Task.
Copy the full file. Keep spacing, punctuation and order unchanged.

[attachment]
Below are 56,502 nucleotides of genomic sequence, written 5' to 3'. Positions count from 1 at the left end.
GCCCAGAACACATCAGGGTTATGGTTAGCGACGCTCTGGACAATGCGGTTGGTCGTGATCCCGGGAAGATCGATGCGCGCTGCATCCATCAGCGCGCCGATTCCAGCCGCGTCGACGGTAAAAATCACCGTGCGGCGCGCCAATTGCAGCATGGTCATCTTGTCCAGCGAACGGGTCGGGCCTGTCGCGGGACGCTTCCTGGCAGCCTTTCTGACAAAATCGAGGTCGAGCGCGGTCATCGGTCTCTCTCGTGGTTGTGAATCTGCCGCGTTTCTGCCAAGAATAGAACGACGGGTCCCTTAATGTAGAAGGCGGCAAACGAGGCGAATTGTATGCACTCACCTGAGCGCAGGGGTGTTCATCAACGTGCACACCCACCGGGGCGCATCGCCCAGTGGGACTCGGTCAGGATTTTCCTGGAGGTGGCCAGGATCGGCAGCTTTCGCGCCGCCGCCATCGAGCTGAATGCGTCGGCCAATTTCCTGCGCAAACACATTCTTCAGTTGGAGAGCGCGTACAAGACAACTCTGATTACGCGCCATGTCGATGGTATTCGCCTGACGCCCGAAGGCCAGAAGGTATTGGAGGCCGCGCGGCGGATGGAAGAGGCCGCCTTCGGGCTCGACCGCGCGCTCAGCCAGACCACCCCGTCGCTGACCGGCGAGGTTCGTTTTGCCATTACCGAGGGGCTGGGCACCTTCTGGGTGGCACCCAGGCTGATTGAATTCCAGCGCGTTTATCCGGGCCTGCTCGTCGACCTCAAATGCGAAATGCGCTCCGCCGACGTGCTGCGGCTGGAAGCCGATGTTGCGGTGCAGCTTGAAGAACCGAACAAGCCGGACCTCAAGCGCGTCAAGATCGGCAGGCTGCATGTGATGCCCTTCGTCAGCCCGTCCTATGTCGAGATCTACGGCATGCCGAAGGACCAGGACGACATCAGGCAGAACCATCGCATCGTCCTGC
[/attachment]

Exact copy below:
Below are 56,502 nucleotides of genomic sequence, written 5' to 3'. Positions count from 1 at the left end.
GCCCAGAACACATCAGGGTTATGGTTAGCGACGCTCTGGACAATGCGGTTGGTCGTGATCCCGGGAAGATCGATGCGCGCTGCATCCATCAGCGCGCCGATTCCAGCCGCGTCGACGGTAAAAATCACCGTGCGGCGCGCCAATTGCAGCATGGTCATCTTGTCCAGCGAACGGGTCGGGCCTGTCGCGGGACGCTTCCTGGCAGCCTTTCTGACAAAATCGAGGTCGAGCGCGGTCATCGGTCTCTCTCGTGGTTGTGAATCTGCCGCGTTTCTGCCAAGAATAGAACGACGGGTCCCTTAATGTAGAAGGCGGCAAACGAGGCGAATTGTATGCACTCACCTGAGCGCAGGGGTGTTCATCAACGTGCACACCCACCGGGGCGCATCGCCCAGTGGGACTCGGTCAGGATTTTCCTGGAGGTGGCCAGGATCGGCAGCTTTCGCGCCGCCGCCATCGAGCTGAATGCGTCGGCCAATTTCCTGCGCAAACACATTCTTCAGTTGGAGAGCGCGTACAAGACAACTCTGATTACGCGCCATGTCGATGGTATTCGCCTGACGCCCGAAGGCCAGAAGGTATTGGAGGCCGCGCGGCGGATGGAAGAGGCCGCCTTCGGGCTCGACCGCGCGCTCAGCCAGACCACCCCGTCGCTGACCGGCGAGGTTCGTTTTGCCATTACCGAGGGGCTGGGCACCTTCTGGGTGGCACCCAGGCTGATTGAATTCCAGCGCGTTTATCCGGGCCTGCTCGTCGACCTCAAATGCGAAATGCGCTCCGCCGACGTGCTGCGGCTGGAAGCCGATGTTGCGGTGCAGCTTGAAGAACCGAACAAGCCGGACCTCAAGCGCGTCAAGATCGGCAGGCTGCATGTGATGCCCTTCGTCAGCCCGTCCTATGTCGAGATCTACGGCATGCCGAAGGACCAGGACGACATCAGGCAGAACCATCGCATCGTCCTGC